It all began in a classroom at Buenos Aires' Universidad de Palermo, when Adrian Candelmi, a graphic designer and professor, was putting his students through one of his famous torture sessions, also known as final semester examinations. But one student, Patricio Crespi, was not only able to escape the session unharmed, but to catch the professor's eye. The idea he presented that evening in 2003, a magazine made entirely of take-away postcards, is now catching the eyes of a widespread audience of people and brands.
To make a long story short, Messrs. Candelmi and Crespi and their associates, editors Fernanda Cohen and Emiliano "Gurí" Pereyra, managed to transform a small and somewhat obvious postcard magazine into the Museo Postal Móvil, or Mobile Postcard Museum.
Its brand, Terrorismo Gráfico (or graphic terrorism), says a lot about what drives them, except, they said, for the part about violence. "Graphic terrorism is a concept used worldwide to relate events such as graffiti, urban art, installations, etc.," Mr. Candelmi said. "We deplore violence -- what we look for is the concept of subverting reality, preconceptions and established rules in the field of graphic design."
Sitting in the university's "creative classroom" -- which Mr. Candelmi helped create -- among walls covered with print ads, a giant plasma TV, worktables and cushions in the floor, he and Mr. Crespi recalled how the magazine was transformed to a mobile museum.
They began selling the magazine for five Argentine pesos (about $1) in select and fashionable bars and cocktail houses. People bought it because it was nicely printed, nicely designed and was cheap enough to use the cards to give to their friends. Also, they said, because it came with discount coupons for those bars.
They also promoted Terrorismo with a band of gorgeous young women dressed in black heels and goggles. They entered the bars and gave the audience a "shock of graphic terrorism," giving away samples of the magazine, they said.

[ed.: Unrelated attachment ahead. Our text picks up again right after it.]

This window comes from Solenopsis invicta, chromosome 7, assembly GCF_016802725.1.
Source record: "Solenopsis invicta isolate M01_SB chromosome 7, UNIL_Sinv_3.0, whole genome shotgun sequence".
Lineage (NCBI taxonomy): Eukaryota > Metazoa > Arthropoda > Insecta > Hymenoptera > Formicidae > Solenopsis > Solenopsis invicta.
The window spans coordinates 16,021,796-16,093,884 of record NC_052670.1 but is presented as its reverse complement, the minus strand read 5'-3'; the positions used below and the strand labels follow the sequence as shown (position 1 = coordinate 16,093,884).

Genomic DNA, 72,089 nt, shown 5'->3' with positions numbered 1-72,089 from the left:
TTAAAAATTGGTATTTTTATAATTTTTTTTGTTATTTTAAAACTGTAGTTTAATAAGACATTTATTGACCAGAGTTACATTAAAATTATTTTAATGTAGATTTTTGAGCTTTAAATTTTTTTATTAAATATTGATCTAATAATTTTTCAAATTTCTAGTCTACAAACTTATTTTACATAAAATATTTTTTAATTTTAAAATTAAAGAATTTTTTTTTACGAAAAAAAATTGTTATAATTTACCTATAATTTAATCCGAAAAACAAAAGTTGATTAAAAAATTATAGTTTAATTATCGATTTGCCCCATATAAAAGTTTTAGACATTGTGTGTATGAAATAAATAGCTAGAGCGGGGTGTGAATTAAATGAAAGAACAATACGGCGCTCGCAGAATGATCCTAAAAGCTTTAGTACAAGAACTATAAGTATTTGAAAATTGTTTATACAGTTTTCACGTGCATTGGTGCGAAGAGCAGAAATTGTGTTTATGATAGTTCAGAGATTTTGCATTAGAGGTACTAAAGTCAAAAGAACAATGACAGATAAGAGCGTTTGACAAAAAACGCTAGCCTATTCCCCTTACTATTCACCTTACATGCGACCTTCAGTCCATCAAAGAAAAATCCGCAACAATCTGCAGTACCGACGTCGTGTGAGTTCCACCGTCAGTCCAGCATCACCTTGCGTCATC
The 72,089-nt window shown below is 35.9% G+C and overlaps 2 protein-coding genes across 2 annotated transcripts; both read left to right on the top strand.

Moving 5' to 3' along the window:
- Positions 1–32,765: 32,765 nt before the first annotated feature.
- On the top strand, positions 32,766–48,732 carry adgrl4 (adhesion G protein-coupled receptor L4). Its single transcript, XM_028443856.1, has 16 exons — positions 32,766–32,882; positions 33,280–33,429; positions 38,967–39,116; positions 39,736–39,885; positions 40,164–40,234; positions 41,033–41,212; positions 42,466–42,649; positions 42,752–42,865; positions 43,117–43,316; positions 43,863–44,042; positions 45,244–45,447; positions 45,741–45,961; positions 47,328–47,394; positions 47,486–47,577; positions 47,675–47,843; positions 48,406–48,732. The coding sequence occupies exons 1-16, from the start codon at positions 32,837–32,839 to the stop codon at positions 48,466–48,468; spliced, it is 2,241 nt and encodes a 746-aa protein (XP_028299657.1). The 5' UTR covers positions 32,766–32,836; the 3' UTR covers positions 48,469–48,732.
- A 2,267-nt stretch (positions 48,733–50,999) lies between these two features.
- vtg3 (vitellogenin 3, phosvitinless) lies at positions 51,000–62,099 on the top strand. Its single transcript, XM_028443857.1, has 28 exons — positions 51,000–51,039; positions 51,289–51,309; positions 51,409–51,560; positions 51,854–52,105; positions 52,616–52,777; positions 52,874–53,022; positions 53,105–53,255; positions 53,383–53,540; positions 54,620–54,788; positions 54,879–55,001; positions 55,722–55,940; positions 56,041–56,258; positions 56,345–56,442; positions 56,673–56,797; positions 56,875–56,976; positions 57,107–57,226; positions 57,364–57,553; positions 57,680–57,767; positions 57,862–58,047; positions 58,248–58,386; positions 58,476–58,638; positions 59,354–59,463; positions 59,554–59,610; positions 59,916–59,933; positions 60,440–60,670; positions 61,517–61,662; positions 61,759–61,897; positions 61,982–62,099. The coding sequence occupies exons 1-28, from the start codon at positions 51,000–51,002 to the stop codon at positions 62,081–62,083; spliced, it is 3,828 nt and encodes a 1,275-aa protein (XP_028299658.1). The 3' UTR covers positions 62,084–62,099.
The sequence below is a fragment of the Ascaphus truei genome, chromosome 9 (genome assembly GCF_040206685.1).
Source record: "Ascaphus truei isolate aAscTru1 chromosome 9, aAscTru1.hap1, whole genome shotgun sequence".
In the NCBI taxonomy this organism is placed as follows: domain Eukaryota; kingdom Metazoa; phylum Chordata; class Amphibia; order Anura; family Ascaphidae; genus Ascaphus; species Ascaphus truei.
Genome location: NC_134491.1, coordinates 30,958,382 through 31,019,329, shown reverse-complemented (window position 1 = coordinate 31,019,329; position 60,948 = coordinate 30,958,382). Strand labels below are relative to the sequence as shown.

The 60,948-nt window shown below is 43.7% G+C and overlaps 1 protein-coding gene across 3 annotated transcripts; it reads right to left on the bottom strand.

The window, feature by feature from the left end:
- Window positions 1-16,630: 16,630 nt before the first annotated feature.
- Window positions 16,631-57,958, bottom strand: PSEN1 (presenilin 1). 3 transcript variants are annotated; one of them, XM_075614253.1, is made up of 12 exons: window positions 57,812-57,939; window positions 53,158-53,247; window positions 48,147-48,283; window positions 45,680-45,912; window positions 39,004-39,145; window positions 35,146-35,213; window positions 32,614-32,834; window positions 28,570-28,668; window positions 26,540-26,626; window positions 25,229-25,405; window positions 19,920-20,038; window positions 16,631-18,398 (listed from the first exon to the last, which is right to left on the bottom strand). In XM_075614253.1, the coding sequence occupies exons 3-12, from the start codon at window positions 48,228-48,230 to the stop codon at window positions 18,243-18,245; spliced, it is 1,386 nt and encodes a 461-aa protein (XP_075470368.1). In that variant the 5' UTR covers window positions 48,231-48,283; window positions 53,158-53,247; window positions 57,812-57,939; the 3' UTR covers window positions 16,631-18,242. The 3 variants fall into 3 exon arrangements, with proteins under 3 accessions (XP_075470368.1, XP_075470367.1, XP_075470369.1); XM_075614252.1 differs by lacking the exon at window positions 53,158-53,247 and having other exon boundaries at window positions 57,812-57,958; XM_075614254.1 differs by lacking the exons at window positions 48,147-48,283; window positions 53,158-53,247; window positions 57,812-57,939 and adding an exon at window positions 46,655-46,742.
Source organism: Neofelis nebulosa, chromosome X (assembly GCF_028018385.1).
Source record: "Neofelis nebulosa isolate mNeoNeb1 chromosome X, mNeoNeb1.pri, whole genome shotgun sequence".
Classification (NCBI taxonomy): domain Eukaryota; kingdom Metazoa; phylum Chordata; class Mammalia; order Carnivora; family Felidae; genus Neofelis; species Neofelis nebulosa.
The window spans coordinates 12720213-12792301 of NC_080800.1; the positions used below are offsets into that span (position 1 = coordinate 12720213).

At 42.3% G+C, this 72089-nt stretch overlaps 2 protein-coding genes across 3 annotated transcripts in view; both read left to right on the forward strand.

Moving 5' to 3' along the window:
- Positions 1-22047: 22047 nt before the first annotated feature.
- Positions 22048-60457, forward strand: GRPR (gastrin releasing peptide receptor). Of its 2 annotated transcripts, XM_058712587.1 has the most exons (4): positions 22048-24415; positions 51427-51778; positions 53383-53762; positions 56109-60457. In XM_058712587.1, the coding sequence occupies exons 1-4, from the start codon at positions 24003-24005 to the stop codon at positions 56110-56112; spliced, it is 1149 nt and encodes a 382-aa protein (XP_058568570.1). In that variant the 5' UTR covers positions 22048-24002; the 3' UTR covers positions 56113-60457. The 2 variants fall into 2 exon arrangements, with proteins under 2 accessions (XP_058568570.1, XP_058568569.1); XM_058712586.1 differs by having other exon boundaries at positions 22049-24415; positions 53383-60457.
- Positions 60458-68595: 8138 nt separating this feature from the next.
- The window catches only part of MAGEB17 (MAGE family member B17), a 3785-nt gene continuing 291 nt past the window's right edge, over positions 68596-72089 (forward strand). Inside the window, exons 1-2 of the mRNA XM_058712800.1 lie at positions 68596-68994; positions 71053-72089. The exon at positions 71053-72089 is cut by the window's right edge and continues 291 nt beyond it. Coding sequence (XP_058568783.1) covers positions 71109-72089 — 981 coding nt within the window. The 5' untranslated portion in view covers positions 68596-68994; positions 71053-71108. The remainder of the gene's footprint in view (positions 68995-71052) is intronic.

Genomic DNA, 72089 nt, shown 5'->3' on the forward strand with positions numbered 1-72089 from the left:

"We didn't use guys, because at that time, there was an epidemic of robberies to bars and restaurants, and we didn't want to get in trouble with security guards and the cops."
They eventually did get into trouble when one evening a squad of federal police officers searched their car in a checkpoint and found the girls, the goggles and the "terrorism" stickers. "Had it been in the '70s, we'd been shot," they said, jokingly. "Luckily we got away fast, but had to leave a couple of magazines behind. The cops liked them for their families."
And so, one evening, while dining with their girlfriends, Messrs. Candelmi and Crespi realized they had to transform their product.
"We began asking local artists for contributions. But we had no money to pay them. And to our surprise, they all liked the concept, they all contributed for fai [local slang for 'free']. Until the day glorious Roberto Fontanarrosa -- one of the country's most beloved and recognized creative cartoonists, who died in 2007 -- did us this drawing. It all changed," Mr. Crespi said, showing Mr. Fontanarrose's picture, in which a soldier says "Shit! Another case of graphic terrorism."
After that, artists and creators of all sorts began contributing, including cook Narda Lepes; composer, singer and painter Horacio Fontova; rally driver Marcos Di Palma; and even soccer legend Diego Maradona's daughters, Dalma and Gianina.
"All the topnotch artists were contributing with us for free. "They said, 'Where do you put art but in a museum?'" said Messrs. Candelmi and Crespi.
The museum they devised is a "dynamic form of art," they explained. "It is a collection of works of art, divided in exhibitions and themes, which you can take with you. And you can give it away to others, part by part."
The Moving Museum is not only a self-expression space, it is also a business. It comes with a special packaging, has a $100 value and is sold exclusively in Diesel brand stores.
Brands have been flocking the museum's halls and entrances. Nearly all of Argentina's top brands, such as Movistar, Claro, DHL, Levi's and Alfa Romeo, are hopping in, be it by creating their own collectible postcards (exclusivity is required) or by sponsoring one of the Museum's "exhibition halls."
Currently, Messrs. Candelmi and Crespi are creating the 2009-II Series, which starts with the story of the 5,000 "Cassatta" ice creams former president and dictator Juan Domingo Perón ordered be taken to him to his exile in Spain in the 1970s. Special refrigerators were created to transport the ice cream across the Atlantic, but got lost along with the dessert. "Some were retrieved from the ocean," Mr. Candelmi said with a wink, "and we will exhibit them this year, filled with the artists' contributions."
One of those artists, it seems, will be me.